In and Under Seat Storage for the BMW K1200RS
by Deryle Mehrten
The storage in and under the seat of a BMW K1200RS is limited to say the least. I don’t believe BMW meant for K1200RS owners to carry any kind of tool kit, or pack a bunch of other stuff under the seat like most of us do.
Here is how I’ve made the best use of the space in and under the seat of my 1998 K1200RS.
First, the evaporative canister has been removed from my bike. The tool bag slides into that vacated space. The BMW rear lug nut wrench is about the longest tool I have and it fits fine. I have a fairly comprehensive set of general tools.
Between the right side cover and the frame rail I stuff our first aid kit. I put the kit together based on Dr. Flash Gordon’s excellent article. You can find it at: http://www.ibmwr.org/otech/firstaid.html.
I stuff the tire repair kit between the left side cover and frame rail. To make this fit a bit better, I removed the clip that holds the diagnostics socket that is attached to the frame that normally resides here. I zip tied the socket to the bundle of wires just below it, freeing up quite a bit of room.
The tire repair kit is a collection of pieces that you should be able to get at any motorcycle or bicycle shop. I recommend replacing any tubes of glue or sticky string plugs every year. They tend to dry out and lose their stick. I carry the type of co2 cartridges that are readily available at any big discount store.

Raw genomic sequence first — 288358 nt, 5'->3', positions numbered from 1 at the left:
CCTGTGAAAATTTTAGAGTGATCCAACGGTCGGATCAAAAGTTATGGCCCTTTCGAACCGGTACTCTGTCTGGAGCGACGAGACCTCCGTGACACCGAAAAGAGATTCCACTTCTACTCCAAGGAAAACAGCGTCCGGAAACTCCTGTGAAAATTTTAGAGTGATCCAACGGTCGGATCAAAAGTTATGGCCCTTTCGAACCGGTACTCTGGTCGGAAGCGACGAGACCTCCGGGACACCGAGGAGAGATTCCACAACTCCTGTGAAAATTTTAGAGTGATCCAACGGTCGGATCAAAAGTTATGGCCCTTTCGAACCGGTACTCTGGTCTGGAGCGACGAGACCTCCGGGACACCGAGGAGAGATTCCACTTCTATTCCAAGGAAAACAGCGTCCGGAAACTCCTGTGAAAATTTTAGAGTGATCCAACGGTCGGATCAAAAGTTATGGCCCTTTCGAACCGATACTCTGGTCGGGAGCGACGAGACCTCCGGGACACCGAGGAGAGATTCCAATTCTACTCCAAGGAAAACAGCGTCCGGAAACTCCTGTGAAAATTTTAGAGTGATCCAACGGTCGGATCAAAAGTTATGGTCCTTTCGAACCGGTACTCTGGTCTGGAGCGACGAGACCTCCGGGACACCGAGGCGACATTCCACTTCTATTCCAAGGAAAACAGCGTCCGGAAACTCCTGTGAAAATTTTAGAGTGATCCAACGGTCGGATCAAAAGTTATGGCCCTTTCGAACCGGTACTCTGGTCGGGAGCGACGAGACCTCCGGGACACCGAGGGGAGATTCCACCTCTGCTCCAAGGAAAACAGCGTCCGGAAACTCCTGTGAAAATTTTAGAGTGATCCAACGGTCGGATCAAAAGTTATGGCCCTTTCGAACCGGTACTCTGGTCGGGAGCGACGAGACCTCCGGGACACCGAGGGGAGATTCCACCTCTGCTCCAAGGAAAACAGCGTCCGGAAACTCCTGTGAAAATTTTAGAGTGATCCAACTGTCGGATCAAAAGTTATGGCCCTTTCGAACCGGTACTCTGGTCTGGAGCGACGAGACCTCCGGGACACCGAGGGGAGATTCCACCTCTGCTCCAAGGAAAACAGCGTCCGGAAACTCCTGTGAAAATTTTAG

The bag of “stuff” goes right over the battery. I don’t use the stock tool tray, it’s just too small. “Stuff” covers a lot of ground - cell phone charger, Leatherman, duct tape, multi-meter, wire, etc. Before we leave for the BMW MOA National this year there will probably be a few additional items of “stuff”!
In the OEM seat compartment we carry the vehicle registration and proof of insurance, along with a BMW MOA Anonymous Book. I also squeeze in a set of jumper cables stuffed into a nice bag Wanda made.
The last few items are a bit hidden: three feet of plastic tubing stuffed under the rear tail light; our Autocom intercom 9-volt power supply just under the left side frame rail; and both of our Gerbing Jacket power supply cords tucked into vacant space between the left side cover and frame rail.
Well, that’s it. Most of this stuff (less the tools) used to be in the tank bag. Now the tank bag carries a whole fresh batch of stuff looking for a home under the seat !